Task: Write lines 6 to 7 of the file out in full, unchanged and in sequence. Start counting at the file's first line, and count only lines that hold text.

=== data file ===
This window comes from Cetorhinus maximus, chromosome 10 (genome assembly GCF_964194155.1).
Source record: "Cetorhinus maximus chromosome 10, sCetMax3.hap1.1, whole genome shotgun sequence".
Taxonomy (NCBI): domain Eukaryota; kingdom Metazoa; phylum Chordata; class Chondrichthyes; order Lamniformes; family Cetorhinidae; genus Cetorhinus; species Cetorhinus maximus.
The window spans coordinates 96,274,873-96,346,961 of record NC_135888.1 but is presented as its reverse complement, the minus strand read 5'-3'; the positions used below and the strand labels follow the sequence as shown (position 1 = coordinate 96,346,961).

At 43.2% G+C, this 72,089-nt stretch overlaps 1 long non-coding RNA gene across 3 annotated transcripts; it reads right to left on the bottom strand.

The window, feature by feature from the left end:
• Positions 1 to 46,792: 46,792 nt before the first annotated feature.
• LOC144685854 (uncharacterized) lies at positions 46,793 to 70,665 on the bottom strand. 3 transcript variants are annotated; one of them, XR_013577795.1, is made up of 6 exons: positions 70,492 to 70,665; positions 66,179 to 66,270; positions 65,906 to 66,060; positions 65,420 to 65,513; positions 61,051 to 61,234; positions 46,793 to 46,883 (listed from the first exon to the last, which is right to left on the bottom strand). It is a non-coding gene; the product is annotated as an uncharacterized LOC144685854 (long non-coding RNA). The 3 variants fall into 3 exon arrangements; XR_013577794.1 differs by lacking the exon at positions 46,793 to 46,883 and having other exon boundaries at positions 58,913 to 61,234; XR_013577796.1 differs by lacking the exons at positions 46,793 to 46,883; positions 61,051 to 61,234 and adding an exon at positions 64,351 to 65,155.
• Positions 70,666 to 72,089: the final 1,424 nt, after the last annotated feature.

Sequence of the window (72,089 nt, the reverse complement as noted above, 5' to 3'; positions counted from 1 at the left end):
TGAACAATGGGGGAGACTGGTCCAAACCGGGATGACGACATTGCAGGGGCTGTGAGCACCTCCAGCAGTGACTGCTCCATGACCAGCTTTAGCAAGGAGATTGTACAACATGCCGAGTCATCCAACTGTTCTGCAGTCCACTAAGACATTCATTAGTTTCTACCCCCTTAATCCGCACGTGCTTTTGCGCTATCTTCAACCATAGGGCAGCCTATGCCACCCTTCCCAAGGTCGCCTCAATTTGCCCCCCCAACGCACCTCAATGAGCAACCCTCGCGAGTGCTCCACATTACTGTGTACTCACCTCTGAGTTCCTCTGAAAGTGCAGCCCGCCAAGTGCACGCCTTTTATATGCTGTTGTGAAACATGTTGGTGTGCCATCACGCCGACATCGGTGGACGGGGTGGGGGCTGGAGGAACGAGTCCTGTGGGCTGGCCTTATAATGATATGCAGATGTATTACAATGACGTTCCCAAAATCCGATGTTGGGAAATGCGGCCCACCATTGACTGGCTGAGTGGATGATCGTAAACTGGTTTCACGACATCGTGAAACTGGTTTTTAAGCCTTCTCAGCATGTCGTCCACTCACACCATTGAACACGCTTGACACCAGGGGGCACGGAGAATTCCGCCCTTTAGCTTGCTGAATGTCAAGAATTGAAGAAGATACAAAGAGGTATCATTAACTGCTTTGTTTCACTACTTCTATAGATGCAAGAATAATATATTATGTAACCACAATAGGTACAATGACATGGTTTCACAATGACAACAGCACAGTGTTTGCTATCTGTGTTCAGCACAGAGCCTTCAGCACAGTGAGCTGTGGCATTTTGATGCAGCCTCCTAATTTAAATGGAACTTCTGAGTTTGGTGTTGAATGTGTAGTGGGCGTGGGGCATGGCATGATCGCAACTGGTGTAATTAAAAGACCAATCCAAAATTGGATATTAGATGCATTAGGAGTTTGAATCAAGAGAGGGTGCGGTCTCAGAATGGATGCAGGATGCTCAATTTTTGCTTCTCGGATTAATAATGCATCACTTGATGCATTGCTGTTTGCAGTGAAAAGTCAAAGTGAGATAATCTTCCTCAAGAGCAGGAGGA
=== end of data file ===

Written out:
The window, feature by feature from the left end:
• Positions 1 to 46,792: 46,792 nt before the first annotated feature.